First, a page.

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Peeling Paint In The Winter

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tropikchiken

Freshman Member
Joined
Dec 7, 2017
Professional Status
General Public
State
Maine
Hi all-
I'm sure you guys/gals have come across this before...

I am trying to have my old 1875 house refinanced through an FHA loan (currently is seller financed).

Had appraiser out and she said the paint on the attached barn/garage needs to be taken care of it.
Trouble is, it is already too cold in Maine to get it painted.
I intended on having the whole house painted in the spring anyway.

So, I have a few questions-

A) Can this work be deferred until spring? Maybe with an escrow account holding the estimated cost?

B) If the paint is not lead, would it need to be done? From what I understand, FHA loans don't require peeling paint to be fixed in post-1978 homes due to lack of lead. I don't know how old the paint is on the barn, but it certainly is possible it is newer than 1978.

C) Two sides of the barn are painted, but one is the original bare wood siding. It's not in great condition, but the appraiser didn't mention it. Can I leave this unpainted?

Thanks for any input or advice on this situation. I really need to get this loan taken care of before spring because the balloon payment on my current mortgage is due in February.
 
D

Deleted member 130081

Guest
First, it is not unheard of that the paint condition can be held until spring - just ask your lender about that. Peeling paint on any exterior structure is considered something that needs to be done to preserve the components subject to rot, so unless the surface is the new PVC or similar type, which I am sure it is not, the paint serves to protect the wood and it will need to be done for FHA. As far as lead, we must assume any paint on a structure built 1978 or before has lead in it. Maybe you could get a lead test to clear the issue, but the default position of FHA (and pretty much any party in the real estate business) is that it has lead and anything defective (peeling, chipping) needs to be fixed, both interior and exterior. So, peeling on the exterior is a rot thing no matter the age of the structure, and peeling anywhere on a structure 1978 or before is a lead thing.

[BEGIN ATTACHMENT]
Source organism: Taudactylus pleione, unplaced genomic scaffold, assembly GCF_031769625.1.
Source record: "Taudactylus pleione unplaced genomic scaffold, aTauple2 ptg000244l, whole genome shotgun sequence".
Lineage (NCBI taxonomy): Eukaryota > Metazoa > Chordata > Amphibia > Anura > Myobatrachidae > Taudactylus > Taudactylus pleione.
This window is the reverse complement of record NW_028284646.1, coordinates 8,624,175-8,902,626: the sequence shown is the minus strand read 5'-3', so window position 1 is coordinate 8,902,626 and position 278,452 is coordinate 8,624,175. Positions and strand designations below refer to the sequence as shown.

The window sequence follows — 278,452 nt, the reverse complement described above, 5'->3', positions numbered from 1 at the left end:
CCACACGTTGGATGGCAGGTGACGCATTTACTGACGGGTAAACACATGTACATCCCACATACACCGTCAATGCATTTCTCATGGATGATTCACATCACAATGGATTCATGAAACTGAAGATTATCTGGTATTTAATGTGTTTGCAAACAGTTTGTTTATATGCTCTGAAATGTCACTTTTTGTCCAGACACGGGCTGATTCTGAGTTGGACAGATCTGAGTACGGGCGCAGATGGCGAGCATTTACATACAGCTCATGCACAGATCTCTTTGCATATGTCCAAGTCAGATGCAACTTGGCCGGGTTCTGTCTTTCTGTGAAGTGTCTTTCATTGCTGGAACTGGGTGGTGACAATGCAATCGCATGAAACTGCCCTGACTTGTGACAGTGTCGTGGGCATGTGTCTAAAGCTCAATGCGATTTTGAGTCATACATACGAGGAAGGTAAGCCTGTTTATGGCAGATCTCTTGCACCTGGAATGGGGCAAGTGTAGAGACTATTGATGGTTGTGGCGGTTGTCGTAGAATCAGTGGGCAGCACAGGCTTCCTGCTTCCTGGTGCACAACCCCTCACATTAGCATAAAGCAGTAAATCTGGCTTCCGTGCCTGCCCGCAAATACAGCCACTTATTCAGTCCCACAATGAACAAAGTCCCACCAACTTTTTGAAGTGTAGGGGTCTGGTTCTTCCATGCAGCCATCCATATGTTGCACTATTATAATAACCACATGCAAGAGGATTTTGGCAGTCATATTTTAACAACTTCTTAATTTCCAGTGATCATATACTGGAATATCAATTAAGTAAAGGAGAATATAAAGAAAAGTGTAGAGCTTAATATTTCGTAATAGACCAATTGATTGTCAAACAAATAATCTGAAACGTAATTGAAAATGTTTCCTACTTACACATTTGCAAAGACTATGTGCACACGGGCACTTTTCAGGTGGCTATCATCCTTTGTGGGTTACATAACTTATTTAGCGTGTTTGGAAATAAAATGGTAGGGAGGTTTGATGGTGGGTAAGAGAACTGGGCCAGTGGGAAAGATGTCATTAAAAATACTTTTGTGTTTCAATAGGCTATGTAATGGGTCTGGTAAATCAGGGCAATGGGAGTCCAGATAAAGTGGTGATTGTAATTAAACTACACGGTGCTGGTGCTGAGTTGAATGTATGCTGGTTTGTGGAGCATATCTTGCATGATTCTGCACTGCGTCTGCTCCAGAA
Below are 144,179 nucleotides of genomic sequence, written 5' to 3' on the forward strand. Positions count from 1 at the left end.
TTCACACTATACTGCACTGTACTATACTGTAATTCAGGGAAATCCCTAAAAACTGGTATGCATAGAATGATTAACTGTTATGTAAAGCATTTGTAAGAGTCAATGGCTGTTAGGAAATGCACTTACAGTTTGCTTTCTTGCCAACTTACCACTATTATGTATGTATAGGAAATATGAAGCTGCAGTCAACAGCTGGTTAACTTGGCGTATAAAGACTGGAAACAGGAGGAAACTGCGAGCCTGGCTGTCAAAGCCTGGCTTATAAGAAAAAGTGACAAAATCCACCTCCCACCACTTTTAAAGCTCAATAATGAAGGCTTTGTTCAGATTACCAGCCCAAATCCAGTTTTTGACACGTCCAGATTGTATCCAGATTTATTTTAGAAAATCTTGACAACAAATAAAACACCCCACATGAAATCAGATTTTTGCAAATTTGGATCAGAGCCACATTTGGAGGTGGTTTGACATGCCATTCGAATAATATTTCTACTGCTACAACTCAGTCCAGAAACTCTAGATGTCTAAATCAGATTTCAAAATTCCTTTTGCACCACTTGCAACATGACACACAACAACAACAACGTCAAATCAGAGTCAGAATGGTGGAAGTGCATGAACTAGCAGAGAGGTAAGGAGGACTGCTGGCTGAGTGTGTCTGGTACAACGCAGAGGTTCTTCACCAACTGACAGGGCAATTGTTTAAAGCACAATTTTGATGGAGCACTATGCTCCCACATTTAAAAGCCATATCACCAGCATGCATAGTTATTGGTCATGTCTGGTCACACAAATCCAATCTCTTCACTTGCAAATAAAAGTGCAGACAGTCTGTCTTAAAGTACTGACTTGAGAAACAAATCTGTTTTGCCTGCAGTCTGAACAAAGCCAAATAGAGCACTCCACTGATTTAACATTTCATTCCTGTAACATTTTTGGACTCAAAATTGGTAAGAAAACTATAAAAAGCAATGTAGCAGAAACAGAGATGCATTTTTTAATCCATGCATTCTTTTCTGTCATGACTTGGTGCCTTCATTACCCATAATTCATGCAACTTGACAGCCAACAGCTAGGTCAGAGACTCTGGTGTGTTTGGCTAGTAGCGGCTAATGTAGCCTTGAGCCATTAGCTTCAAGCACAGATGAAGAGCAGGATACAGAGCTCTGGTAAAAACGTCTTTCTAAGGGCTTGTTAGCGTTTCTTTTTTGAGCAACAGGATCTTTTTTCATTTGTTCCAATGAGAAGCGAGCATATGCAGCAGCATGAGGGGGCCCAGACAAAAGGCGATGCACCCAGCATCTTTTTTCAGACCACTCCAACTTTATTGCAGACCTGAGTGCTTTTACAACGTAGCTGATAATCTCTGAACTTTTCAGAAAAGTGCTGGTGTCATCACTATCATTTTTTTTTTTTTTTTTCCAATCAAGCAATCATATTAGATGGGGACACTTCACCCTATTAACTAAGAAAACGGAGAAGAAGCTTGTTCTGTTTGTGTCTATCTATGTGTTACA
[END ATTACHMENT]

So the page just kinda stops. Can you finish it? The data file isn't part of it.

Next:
tropikchiken

Freshman Member
Joined
Dec 7, 2017
Professional Status
General Public
State
Maine
To add onto this- I spoke with my lender and they said they are going to look into a "203(k) Rehab Mortgage Insurance" loan. A quick peak at those rules though it seems that the required repairs must be at least $5,000, which painting my barn certainly would not cost.
 

Terrel L. Shields

Elite Member
Gold Supporting Member
Joined
May 2, 2002
Professional Status
Certified General Appraiser
State
Arkansas
I suppose you could tent the whole house and blow hot air in it, then it would cost $5,000.. :) . The Direct Endorsement Underwriter may be able to delay that until spring. Ask the lender
 

tropikchiken

Freshman Member
Joined
Dec 7, 2017
Professional Status
General Public
State
Maine
I suppose you could tent the whole house and blow hot air in it, then it would cost $5,000.. :) . The Direct Endorsement Underwriter may be able to delay that until spring. Ask the lender
Ya, that's about right. One painter quoted me $6,000 to tent it, heat it and paint it (just the barn, not the house) - and he said he still wouldn't warranty the work. Ugh, no way that is in the budget.
 
D

Deleted member 130081

Guest
To add onto this- I spoke with my lender and they said they are going to look into a "203(k) Rehab Mortgage Insurance" loan. A quick peak at those rules though it seems that the required repairs must be at least $5,000, which painting my barn certainly would not cost.

I am sure you could look around and find $5k worth of things needing repair.
 
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